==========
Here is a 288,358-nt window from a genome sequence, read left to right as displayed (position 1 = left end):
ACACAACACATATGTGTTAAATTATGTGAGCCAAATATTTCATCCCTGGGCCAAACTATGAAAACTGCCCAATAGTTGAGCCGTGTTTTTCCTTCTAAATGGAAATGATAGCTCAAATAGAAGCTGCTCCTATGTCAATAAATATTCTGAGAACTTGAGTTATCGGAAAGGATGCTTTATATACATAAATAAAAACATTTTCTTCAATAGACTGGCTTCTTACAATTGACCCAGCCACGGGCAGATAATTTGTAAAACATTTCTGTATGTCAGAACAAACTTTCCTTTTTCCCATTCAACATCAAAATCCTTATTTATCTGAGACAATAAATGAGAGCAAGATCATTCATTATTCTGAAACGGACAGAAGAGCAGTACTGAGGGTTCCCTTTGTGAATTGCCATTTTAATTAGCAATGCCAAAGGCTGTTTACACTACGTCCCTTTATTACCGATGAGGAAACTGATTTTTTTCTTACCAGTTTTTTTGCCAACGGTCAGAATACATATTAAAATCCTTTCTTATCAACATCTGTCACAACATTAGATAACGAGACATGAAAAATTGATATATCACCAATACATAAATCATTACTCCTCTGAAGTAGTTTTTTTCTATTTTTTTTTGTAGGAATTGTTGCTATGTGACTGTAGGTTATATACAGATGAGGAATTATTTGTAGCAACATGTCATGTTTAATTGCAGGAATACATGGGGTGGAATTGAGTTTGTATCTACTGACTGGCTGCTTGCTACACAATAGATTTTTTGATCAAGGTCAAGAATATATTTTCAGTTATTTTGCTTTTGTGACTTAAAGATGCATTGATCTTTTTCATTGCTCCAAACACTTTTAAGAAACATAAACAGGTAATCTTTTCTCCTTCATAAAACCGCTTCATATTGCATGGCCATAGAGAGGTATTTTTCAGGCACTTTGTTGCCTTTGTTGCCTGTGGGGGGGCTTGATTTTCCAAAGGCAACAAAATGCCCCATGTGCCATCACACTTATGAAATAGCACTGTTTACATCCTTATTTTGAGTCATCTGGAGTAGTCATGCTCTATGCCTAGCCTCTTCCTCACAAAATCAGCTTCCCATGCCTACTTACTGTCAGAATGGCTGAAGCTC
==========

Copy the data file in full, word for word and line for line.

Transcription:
Here is a 288,358-nt window from a genome sequence, read left to right as displayed (position 1 = left end):
ACACAACACATATGTGTTAAATTATGTGAGCCAAATATTTCATCCCTGGGCCAAACTATGAAAACTGCCCAATAGTTGAGCCGTGTTTTTCCTTCTAAATGGAAATGATAGCTCAAATAGAAGCTGCTCCTATGTCAATAAATATTCTGAGAACTTGAGTTATCGGAAAGGATGCTTTATATACATAAATAAAAACATTTTCTTCAATAGACTGGCTTCTTACAATTGACCCAGCCACGGGCAGATAATTTGTAAAACATTTCTGTATGTCAGAACAAACTTTCCTTTTTCCCATTCAACATCAAAATCCTTATTTATCTGAGACAATAAATGAGAGCAAGATCATTCATTATTCTGAAACGGACAGAAGAGCAGTACTGAGGGTTCCCTTTGTGAATTGCCATTTTAATTAGCAATGCCAAAGGCTGTTTACACTACGTCCCTTTATTACCGATGAGGAAACTGATTTTTTTCTTACCAGTTTTTTTGCCAACGGTCAGAATACATATTAAAATCCTTTCTTATCAACATCTGTCACAACATTAGATAACGAGACATGAAAAATTGATATATCACCAATACATAAATCATTACTCCTCTGAAGTAGTTTTTTTCTATTTTTTTTTGTAGGAATTGTTGCTATGTGACTGTAGGTTATATACAGATGAGGAATTATTTGTAGCAACATGTCATGTTTAATTGCAGGAATACATGGGGTGGAATTGAGTTTGTATCTACTGACTGGCTGCTTGCTACACAATAGATTTTTTGATCAAGGTCAAGAATATATTTTCAGTTATTTTGCTTTTGTGACTTAAAGATGCATTGATCTTTTTCATTGCTCCAAACACTTTTAAGAAACATAAACAGGTAATCTTTTCTCCTTCATAAAACCGCTTCATATTGCATGGCCATAGAGAGGTATTTTTCAGGCACTTTGTTGCCTTTGTTGCCTGTGGGGGGGCTTGATTTTCCAAAGGCAACAAAATGCCCCATGTGCCATCACACTTATGAAATAGCACTGTTTACATCCTTATTTTGAGTCATCTGGAGTAGTCATGCTCTATGCCTAGCCTCTTCCTCACAAAATCAGCTTCCCATGCCTACTTACTGTCAGAATGGCTGAAGCTC